The shopping centre giant, which owns the Trafford Centre in Manchester and Lakeside in Essex, said talks with lenders have failed to reach an agreement and the group has applied to appoint administrators from KPMG, after warning earlier on Friday that it was on the verge of collapse. The collapse of the group, which is responsible – both directly and indirectly – for over 135,000 jobs, is one of the biggest corporate casualties of the coronavirus pandemic so far.
In an earlier statement, the group said “insufficient alignment and agreement has been achieved”.
It added: “The board is therefore considering the position of Intu with a view to protecting the interests of its stakeholders.
“This is likely to involve the appointment of administrators.
“A further announcement will be made as soon as possible.”
The Intu Trafford Centre during the coronavirus lockdown
Intu has seen a significant drop in revenues due to the coronavirus lockdown and is hoping to arrange a so-called standstill agreement with lenders to save the company.
The accountancy firm has asked creditors for £12m to enable it to run an orderly administration process.
Earlier bosses warned if a deal was not struck, the shopping centres “may have to close for a period”.
Intu owns the Trafford Centre in Manchester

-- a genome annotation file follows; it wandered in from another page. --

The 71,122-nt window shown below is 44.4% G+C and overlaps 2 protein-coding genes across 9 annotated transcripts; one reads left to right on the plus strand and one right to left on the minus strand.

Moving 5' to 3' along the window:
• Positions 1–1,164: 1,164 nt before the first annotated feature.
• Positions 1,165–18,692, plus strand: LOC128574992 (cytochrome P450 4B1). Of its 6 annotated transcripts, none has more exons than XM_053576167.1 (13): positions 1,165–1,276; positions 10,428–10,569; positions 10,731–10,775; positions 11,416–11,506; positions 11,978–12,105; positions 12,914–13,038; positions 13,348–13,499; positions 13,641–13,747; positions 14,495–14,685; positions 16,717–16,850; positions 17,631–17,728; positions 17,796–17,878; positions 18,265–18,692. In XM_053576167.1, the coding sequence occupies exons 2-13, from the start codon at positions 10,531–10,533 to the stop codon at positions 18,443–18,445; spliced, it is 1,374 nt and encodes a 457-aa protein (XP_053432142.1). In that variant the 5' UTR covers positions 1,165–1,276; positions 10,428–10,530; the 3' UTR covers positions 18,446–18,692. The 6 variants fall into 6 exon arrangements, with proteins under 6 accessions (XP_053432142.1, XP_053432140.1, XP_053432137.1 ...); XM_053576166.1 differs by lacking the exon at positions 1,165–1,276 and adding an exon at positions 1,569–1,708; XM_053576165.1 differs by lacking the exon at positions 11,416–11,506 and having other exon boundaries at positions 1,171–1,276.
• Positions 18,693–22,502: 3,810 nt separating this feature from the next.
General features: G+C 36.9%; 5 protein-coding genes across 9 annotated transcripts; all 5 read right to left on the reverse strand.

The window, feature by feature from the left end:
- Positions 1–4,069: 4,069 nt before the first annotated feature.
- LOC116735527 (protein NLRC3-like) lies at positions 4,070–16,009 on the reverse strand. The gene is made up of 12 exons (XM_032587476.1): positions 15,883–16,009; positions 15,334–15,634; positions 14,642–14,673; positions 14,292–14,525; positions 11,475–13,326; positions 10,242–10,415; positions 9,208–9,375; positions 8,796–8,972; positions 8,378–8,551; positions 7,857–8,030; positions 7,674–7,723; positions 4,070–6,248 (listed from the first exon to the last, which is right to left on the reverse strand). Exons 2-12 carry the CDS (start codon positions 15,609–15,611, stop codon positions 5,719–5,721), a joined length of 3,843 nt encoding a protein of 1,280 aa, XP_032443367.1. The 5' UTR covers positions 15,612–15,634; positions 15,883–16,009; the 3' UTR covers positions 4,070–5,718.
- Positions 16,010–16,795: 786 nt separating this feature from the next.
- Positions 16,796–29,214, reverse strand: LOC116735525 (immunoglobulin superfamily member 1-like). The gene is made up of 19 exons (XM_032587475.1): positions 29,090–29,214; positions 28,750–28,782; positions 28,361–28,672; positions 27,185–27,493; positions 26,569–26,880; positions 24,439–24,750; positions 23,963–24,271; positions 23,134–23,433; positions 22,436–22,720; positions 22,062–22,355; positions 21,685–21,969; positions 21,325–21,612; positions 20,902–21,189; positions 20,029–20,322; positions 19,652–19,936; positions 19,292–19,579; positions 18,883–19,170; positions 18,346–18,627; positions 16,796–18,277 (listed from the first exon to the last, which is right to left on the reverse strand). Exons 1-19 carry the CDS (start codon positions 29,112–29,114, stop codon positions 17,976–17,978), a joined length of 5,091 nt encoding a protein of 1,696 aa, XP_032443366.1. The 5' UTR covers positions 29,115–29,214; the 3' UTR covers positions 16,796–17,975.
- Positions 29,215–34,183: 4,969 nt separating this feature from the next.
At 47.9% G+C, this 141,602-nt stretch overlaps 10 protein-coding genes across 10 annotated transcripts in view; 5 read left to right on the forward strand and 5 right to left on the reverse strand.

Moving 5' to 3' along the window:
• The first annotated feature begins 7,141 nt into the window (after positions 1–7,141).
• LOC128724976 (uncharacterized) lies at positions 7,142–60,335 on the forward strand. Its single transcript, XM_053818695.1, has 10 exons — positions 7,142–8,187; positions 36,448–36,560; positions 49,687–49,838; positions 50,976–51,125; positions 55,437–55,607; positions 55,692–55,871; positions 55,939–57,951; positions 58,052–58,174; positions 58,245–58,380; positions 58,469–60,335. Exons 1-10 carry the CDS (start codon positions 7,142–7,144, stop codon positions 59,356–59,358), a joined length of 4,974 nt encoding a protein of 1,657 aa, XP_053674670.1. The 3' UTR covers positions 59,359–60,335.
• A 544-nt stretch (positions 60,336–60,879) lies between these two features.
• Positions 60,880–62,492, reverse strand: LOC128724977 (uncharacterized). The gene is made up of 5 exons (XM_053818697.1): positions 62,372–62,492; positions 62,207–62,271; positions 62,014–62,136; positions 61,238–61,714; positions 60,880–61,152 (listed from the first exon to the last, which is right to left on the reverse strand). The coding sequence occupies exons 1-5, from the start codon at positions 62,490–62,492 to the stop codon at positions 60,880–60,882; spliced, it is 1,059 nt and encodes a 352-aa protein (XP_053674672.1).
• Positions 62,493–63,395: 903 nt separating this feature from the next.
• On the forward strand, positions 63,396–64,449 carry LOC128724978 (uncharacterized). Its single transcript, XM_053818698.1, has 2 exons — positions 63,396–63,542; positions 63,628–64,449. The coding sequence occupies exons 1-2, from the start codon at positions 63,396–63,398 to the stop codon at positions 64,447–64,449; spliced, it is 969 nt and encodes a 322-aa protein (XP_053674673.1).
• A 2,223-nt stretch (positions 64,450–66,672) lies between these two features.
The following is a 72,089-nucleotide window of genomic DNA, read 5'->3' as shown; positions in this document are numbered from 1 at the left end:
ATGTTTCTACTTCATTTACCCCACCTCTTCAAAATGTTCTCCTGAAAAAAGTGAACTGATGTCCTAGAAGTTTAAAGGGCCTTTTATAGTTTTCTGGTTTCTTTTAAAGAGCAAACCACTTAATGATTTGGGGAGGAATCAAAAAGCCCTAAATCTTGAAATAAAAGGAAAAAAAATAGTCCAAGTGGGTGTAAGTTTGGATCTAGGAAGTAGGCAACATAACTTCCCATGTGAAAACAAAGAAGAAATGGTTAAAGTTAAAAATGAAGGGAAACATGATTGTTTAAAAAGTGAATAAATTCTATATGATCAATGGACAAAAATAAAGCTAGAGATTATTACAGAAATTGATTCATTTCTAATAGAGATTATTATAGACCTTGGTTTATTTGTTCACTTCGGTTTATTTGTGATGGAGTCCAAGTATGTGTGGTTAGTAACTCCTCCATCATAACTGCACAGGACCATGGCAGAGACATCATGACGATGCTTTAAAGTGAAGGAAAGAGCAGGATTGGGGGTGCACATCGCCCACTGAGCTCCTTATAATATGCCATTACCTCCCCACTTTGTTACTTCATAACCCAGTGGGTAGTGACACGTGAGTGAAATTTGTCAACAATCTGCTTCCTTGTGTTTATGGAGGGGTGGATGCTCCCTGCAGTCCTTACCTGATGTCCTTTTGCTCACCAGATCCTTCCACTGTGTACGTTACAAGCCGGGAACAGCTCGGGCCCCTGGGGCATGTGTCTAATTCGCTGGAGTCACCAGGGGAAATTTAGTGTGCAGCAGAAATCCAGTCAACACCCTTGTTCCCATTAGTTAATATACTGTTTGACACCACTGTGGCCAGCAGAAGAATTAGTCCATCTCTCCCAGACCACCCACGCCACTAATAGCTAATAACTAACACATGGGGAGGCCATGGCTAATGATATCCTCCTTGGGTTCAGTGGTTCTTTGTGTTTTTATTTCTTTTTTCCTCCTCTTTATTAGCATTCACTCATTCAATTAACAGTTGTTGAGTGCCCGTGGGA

Intu directly employs nearly 3,000 people but is vital to many of the UK’s regional economies as 102,000 people work in its 17 UK shopping centres.
Another 30,000 people also work in Intu’s broader supply chain.
The group has struggled under a £4.5billion debt burden for the past year, but has been hammered by significantly lower rent payments from retail tenants since the coronavirus outbreak.
Non-essential shops were allowed to reopen on June 15
Intu is one of the London stock market’s worst performers, with its shares down almost 90 percent during the last year.
The UK’s retail sector has been significantly hit by the coronavirus pandemic, as the lockdown prompted the closure of 70 percent of retail units.
Changes to the furlough scheme
Ian Taylor, regional director for business banking at Barclays UK, said: “Over the last three months, more people have switched to buying online and have got used to having their purchases delivered to their doorstep.
“To survive, businesses will have to adapt to a more digital world going forward.”
Karen Johnson, UK head of retail, wholesale and healthcare at Barclays Corporate Banking added: “With a reduced need for people to visit the high street to purchase goods, retailers have to give reasons for them to make the effort.
“Retailers need to reflect on what people will have missed during lockdown and try to present some of this within their store propositions, whilst also adhering to government re-opening safety guidelines.”